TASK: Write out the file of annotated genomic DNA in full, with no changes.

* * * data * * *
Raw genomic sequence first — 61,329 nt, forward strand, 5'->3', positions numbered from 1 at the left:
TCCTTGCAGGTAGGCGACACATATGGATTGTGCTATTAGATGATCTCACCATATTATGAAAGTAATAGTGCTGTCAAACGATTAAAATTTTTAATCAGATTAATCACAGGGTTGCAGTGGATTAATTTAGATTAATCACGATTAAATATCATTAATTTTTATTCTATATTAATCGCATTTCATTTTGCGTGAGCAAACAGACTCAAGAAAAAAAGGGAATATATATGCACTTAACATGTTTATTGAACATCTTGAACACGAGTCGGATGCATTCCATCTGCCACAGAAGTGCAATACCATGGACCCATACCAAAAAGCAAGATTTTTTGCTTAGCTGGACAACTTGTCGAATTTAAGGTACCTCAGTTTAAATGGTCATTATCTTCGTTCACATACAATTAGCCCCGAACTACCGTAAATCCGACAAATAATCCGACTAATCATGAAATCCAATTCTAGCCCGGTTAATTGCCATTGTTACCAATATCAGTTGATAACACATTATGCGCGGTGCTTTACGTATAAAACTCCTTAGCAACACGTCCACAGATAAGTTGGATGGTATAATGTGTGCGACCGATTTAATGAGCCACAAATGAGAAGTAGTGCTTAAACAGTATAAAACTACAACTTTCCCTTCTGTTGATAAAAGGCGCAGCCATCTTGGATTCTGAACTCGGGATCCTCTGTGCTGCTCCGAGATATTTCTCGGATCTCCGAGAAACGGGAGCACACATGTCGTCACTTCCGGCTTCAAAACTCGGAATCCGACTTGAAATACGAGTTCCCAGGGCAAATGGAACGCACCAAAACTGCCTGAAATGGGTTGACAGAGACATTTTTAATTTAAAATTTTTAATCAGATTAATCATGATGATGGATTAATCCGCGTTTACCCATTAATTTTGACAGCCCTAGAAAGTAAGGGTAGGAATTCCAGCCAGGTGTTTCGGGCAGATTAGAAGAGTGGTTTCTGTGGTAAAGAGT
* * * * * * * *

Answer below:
Raw genomic sequence first — 61,329 nt, forward strand, 5'->3', positions numbered from 1 at the left:
TCCTTGCAGGTAGGCGACACATATGGATTGTGCTATTAGATGATCTCACCATATTATGAAAGTAATAGTGCTGTCAAACGATTAAAATTTTTAATCAGATTAATCACAGGGTTGCAGTGGATTAATTTAGATTAATCACGATTAAATATCATTAATTTTTATTCTATATTAATCGCATTTCATTTTGCGTGAGCAAACAGACTCAAGAAAAAAAGGGAATATATATGCACTTAACATGTTTATTGAACATCTTGAACACGAGTCGGATGCATTCCATCTGCCACAGAAGTGCAATACCATGGACCCATACCAAAAAGCAAGATTTTTTGCTTAGCTGGACAACTTGTCGAATTTAAGGTACCTCAGTTTAAATGGTCATTATCTTCGTTCACATACAATTAGCCCCGAACTACCGTAAATCCGACAAATAATCCGACTAATCATGAAATCCAATTCTAGCCCGGTTAATTGCCATTGTTACCAATATCAGTTGATAACACATTATGCGCGGTGCTTTACGTATAAAACTCCTTAGCAACACGTCCACAGATAAGTTGGATGGTATAATGTGTGCGACCGATTTAATGAGCCACAAATGAGAAGTAGTGCTTAAACAGTATAAAACTACAACTTTCCCTTCTGTTGATAAAAGGCGCAGCCATCTTGGATTCTGAACTCGGGATCCTCTGTGCTGCTCCGAGATATTTCTCGGATCTCCGAGAAACGGGAGCACACATGTCGTCACTTCCGGCTTCAAAACTCGGAATCCGACTTGAAATACGAGTTCCCAGGGCAAATGGAACGCACCAAAACTGCCTGAAATGGGTTGACAGAGACATTTTTAATTTAAAATTTTTAATCAGATTAATCATGATGATGGATTAATCCGCGTTTACCCATTAATTTTGACAGCCCTAGAAAGTAAGGGTAGGAATTCCAGCCAGGTGTTTCGGGCAGATTAGAAGAGTGGTTTCTGTGGTAAAGAGT